Maggie shared this post a few weeks back and I read it with interest.
I never know what to call myself, so it makes the situation a little more complex (probably only to me). You know how people ask, “What do you do?” when they meet you? When people ask me, I usually end up telling them my entire life story, ending it with, “And then I quit my job. But I still consider myself a teacher! But I’m staying home for now. But I also paint sometimes. And I write. Or at least I blog. Is blogging the same thing as writing?”
So I often wonder about the difference between being a “stay at home mom” and “working from home + kids.” Is it in the wardrobe? Power suits versus mom jeans? (Nevermind, I’m talking about blogging. Sailor stripes versus mom jeans.)
I spend a lot of time working. More than eight hours, I’d guess, though I don’t exactly have a timecard. But I don’t think Little J is neglected. He’s fed, clean and happy for the majority of the day. I stop working if it looks like he needs me to kiss a boo-boo or incite a spur of the moment Eddie Money dance party (the kid loves 80’s music. Such a hipster). So if both the business and the baby are fine, what’s the missing piece?
The house goes to shit.
That probably sounds like a not-big deal. Whatever, lady, he makes a mess. Clean it up and stop whining.
NO, FRIENDS. No.
Those people who say “motherhood is a full-time job”? What they really mean is, “Cleaning the house after that tornado of destruction sweeps through is a full-time job.”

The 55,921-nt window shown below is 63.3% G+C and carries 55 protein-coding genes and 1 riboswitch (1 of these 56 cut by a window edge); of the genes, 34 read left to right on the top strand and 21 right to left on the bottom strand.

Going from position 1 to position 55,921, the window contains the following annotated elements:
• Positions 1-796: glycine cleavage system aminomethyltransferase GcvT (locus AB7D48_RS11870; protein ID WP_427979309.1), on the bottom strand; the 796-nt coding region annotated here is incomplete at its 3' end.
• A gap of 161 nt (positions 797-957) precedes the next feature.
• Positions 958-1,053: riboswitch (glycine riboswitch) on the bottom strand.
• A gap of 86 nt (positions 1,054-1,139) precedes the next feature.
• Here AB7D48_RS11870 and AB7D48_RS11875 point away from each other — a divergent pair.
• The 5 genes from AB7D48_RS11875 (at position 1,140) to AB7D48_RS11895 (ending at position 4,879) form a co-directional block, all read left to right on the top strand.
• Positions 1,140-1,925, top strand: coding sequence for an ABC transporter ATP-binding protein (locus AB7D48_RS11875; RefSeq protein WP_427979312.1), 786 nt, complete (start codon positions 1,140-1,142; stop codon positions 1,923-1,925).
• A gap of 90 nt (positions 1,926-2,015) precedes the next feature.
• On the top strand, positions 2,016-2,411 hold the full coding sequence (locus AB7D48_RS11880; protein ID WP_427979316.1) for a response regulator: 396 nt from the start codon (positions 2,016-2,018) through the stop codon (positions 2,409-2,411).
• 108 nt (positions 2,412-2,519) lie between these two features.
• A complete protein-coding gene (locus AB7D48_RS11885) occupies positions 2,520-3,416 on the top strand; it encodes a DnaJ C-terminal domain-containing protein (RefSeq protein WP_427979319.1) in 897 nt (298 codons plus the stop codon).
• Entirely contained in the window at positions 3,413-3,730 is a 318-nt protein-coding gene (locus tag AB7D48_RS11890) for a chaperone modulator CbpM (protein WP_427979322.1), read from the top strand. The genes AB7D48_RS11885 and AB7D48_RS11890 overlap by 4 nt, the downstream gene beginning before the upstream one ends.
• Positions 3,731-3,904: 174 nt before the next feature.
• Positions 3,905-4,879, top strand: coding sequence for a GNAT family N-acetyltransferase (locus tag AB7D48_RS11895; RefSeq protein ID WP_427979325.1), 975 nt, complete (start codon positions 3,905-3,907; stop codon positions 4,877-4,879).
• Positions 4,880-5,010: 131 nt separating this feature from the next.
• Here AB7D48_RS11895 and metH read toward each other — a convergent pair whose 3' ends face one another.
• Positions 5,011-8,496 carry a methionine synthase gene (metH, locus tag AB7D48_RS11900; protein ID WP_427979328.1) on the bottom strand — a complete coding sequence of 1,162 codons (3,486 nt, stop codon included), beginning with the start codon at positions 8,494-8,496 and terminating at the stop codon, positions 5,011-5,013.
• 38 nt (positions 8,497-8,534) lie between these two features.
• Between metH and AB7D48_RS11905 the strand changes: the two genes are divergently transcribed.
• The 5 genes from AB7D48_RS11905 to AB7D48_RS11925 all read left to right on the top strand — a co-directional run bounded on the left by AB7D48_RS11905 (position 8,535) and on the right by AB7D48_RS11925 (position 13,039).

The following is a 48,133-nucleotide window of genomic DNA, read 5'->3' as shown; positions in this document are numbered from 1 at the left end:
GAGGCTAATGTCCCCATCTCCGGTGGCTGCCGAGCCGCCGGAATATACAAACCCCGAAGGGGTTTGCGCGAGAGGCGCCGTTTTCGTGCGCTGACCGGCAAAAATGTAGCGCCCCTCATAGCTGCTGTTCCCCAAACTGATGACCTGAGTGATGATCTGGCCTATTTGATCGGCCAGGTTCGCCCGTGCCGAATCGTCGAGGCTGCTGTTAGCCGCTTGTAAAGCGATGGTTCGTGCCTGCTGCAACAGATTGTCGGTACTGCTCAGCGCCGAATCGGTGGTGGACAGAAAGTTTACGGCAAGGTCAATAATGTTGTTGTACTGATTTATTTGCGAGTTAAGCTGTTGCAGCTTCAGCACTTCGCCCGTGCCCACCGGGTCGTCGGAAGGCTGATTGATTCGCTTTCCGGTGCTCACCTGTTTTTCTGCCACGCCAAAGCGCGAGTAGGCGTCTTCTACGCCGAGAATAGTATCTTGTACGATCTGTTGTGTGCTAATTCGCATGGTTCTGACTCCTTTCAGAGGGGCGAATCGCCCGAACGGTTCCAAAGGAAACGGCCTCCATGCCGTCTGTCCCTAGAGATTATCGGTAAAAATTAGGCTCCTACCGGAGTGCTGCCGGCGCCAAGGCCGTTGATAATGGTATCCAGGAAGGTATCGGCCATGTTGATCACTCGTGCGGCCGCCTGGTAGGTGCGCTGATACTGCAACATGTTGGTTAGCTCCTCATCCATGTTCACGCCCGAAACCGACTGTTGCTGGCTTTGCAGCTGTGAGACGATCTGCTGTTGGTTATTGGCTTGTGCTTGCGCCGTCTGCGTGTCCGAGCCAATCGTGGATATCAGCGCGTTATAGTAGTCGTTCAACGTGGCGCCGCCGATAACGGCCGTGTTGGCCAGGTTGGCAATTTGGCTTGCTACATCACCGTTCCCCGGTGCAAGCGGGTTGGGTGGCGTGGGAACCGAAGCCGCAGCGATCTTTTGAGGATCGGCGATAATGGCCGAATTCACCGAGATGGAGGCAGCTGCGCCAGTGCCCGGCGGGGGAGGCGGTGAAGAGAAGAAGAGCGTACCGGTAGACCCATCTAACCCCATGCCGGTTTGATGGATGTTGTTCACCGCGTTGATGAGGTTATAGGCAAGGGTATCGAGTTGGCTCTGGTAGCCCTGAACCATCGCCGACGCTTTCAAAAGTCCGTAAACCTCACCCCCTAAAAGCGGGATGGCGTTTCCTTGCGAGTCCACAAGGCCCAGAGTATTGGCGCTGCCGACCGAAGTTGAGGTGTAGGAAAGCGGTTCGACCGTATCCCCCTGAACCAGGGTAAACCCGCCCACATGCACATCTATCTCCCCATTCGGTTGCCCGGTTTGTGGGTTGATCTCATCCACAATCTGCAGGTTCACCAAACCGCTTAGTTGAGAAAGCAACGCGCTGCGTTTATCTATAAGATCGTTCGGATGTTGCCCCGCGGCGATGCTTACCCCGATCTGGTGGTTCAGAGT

It’s kind of a choice among several evils. Either I cage him in his room or that godforsaken play pen, or I put baby locks and gates all over the drawers and shelves, or I let him explore and deal with a constant mess. Literally. Constant.
I think if I were at home all day but not working, I’d be able to pick things up as he pulls them down. He tears through the bookshelf, I scurry behind and replace the books. But, now, I just sit at my desk and just keep a watchful eye to make sure no giant, heavy books are ready to land on his tiny toes, and otherwise let them fall where they may.
I plan to set aside days to catch up on housework- there’s always a sink full of dishes, a basket of laundry that hasn’t been folded- but catching up is impossible, because there’s so much daily maintenance. Each meal and snack leaves a sticky smear on the highchair or a pile of crumbs on the coffee table, often so much food on him that I just dunk him in the bathtub. I’ve contemplated running a garden hose through the kitchen window and cleaning up after meals that way. Still trying to talk Josh into that one.
I remember my mom saying something about housework being like stringing beads onto a thread with no knot at the end and that’s the most accurate description. It’s endless. The mess I just cleaned already needs to be cleaned again, and I haven’t even tackled the rest of what’s been spilled, emptied, or scattered from yesterday. He’s already started on messes for today.
So that’s my story. You can work from home while being a stay at home mom. Just be ready for a disgusting mess of a house.